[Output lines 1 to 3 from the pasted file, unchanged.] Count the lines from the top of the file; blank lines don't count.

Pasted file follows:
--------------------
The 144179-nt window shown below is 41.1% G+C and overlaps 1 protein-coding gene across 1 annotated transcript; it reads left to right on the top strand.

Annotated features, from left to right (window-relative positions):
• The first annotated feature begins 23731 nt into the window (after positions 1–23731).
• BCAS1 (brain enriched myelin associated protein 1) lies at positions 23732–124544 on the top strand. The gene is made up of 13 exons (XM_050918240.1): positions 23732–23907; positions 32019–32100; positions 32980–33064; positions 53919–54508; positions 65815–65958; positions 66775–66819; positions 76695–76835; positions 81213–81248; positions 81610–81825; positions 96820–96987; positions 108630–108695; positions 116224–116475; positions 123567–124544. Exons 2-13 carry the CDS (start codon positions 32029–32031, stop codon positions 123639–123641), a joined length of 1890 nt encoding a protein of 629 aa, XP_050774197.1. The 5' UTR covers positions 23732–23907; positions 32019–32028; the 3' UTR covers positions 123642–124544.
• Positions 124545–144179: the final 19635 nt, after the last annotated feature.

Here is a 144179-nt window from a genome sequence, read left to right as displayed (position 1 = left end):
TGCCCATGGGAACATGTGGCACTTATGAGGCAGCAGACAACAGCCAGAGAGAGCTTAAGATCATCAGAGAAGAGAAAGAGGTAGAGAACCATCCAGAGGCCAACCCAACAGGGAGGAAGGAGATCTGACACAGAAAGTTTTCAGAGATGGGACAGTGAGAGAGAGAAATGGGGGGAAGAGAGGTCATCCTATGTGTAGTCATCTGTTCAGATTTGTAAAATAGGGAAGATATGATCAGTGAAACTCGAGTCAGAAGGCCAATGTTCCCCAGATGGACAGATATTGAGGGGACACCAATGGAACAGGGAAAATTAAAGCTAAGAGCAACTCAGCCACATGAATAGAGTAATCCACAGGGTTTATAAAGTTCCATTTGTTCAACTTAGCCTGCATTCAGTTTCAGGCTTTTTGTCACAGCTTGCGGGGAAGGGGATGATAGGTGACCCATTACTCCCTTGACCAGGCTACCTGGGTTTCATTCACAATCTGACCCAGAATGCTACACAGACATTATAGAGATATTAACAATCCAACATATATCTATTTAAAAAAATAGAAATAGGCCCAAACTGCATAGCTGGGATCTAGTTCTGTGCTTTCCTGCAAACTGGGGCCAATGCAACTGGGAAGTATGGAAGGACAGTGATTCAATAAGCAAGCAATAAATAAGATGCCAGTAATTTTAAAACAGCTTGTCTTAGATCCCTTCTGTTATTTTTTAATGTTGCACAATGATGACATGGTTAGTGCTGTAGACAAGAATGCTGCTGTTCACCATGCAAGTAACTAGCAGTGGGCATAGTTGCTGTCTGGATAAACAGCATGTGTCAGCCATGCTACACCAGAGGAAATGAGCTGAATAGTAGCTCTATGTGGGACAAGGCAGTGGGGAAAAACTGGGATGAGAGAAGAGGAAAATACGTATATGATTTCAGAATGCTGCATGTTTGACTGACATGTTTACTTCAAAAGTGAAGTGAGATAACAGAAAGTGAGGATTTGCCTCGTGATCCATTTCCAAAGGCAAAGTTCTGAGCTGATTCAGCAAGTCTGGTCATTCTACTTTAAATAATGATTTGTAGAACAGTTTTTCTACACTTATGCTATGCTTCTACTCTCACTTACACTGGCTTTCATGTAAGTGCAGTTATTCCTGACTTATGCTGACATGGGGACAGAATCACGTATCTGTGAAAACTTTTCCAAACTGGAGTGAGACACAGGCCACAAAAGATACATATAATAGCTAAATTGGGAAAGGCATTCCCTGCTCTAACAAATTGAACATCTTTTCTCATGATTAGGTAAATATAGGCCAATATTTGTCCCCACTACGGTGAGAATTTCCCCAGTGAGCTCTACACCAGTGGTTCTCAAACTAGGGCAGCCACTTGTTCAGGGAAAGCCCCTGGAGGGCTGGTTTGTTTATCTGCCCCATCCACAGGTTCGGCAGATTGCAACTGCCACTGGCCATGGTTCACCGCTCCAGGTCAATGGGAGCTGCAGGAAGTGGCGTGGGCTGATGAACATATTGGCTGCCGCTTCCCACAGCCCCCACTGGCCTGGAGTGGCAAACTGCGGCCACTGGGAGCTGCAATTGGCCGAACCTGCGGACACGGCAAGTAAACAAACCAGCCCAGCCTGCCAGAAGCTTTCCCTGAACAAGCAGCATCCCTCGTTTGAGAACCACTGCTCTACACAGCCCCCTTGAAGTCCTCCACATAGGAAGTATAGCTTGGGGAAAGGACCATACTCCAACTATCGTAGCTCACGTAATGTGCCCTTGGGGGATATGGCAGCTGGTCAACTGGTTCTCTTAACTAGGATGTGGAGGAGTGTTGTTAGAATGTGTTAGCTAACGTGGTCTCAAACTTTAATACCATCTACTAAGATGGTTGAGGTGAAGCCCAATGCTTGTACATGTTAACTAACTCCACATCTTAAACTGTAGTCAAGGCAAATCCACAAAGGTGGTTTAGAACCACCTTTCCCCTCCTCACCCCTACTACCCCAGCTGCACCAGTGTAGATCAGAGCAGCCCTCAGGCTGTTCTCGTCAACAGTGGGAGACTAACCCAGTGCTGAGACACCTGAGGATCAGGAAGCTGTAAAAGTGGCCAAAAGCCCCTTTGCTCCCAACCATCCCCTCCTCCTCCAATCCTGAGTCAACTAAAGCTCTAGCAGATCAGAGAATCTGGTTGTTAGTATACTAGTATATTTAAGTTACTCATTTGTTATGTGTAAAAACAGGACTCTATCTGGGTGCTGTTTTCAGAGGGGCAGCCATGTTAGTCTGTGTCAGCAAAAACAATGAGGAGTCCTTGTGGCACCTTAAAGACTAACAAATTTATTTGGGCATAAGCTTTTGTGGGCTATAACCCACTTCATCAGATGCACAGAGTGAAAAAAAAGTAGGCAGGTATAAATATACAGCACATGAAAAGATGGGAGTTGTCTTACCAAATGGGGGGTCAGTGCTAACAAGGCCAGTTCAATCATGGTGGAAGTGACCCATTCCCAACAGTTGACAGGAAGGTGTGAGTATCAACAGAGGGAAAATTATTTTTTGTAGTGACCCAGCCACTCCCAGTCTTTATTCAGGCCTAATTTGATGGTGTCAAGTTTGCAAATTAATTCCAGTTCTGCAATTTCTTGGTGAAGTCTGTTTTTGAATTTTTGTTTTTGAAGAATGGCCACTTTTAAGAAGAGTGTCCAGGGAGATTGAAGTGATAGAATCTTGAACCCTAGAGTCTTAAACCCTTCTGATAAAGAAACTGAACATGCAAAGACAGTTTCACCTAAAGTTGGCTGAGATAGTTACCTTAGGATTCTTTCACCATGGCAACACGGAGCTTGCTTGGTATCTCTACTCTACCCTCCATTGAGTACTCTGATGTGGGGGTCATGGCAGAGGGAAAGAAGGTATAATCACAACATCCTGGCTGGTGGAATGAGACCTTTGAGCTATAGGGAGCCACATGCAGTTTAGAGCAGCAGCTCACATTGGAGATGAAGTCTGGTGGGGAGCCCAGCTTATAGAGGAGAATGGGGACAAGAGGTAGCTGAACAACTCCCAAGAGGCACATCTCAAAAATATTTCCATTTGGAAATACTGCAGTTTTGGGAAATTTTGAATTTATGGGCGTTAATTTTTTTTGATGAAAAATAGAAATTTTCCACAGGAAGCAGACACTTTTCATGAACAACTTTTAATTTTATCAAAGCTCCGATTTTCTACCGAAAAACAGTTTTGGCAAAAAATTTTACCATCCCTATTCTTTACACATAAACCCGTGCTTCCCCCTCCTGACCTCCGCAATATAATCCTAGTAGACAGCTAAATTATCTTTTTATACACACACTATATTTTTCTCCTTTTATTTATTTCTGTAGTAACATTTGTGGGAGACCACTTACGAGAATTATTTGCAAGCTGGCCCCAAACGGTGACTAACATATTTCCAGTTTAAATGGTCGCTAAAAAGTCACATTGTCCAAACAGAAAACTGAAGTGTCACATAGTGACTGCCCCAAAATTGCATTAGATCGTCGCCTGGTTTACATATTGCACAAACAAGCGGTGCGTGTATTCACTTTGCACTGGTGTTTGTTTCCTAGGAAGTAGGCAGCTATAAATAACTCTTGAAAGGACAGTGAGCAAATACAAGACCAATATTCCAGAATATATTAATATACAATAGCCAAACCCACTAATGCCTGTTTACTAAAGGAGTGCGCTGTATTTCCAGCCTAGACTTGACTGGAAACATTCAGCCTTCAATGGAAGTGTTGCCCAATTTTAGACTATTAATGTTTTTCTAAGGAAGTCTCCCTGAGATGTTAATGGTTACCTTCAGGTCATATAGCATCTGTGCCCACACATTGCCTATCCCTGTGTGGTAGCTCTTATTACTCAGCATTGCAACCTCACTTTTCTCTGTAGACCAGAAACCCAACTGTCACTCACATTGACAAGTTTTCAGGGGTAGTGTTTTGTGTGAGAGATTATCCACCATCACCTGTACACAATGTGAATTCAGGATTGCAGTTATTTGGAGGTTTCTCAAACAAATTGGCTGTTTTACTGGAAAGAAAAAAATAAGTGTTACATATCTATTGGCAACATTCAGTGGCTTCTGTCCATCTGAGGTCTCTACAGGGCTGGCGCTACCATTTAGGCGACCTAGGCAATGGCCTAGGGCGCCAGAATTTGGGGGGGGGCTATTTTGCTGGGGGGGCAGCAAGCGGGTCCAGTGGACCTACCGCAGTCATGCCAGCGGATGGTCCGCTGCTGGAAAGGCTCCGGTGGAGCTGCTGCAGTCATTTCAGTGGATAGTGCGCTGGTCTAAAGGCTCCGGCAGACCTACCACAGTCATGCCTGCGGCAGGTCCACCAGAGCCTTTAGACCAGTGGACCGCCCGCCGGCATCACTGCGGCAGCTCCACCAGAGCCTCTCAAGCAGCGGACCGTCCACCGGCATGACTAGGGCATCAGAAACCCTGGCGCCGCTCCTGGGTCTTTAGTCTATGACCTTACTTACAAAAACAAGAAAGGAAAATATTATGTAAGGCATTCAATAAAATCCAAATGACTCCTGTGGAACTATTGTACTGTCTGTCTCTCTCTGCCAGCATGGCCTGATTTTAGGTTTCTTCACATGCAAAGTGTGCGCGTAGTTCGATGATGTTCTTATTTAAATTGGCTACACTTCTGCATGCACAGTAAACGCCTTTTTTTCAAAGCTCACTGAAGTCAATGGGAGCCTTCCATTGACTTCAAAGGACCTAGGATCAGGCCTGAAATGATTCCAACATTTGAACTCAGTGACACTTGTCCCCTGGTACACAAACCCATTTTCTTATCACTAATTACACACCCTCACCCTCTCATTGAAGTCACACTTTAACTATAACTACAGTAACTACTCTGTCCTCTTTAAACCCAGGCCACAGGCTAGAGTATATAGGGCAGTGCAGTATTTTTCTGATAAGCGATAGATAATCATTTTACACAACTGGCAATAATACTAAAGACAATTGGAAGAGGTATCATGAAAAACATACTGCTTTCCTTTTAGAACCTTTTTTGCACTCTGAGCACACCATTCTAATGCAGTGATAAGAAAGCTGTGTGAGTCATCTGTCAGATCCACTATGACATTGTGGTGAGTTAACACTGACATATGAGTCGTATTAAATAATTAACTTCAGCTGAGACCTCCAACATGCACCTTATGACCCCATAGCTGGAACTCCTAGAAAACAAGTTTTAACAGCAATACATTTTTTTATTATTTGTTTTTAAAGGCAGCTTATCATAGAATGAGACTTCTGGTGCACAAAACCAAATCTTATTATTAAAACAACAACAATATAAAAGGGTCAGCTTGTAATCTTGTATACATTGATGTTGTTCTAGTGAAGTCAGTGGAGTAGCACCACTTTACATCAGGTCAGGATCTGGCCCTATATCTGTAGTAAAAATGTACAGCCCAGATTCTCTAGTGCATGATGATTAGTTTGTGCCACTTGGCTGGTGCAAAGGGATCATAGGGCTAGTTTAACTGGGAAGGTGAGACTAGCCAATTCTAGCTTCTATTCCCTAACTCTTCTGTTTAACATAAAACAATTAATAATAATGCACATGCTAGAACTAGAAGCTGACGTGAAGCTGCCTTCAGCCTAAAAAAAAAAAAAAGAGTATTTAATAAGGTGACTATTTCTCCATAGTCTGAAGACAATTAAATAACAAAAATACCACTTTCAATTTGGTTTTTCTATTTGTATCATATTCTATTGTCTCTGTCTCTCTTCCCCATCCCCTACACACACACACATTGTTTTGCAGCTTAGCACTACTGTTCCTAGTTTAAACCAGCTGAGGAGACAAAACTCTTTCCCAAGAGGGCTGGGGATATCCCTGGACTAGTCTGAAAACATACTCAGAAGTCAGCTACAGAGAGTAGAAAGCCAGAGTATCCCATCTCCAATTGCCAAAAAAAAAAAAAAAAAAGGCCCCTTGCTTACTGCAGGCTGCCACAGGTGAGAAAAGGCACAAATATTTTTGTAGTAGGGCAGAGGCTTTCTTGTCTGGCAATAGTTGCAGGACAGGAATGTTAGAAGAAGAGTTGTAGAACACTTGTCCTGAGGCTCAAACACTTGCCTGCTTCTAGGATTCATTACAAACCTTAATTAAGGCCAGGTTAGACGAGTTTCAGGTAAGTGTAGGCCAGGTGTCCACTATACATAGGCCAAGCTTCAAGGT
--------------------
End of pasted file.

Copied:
The 144179-nt window shown below is 41.1% G+C and overlaps 1 protein-coding gene across 1 annotated transcript; it reads left to right on the top strand.

Annotated features, from left to right (window-relative positions):
• The first annotated feature begins 23731 nt into the window (after positions 1–23731).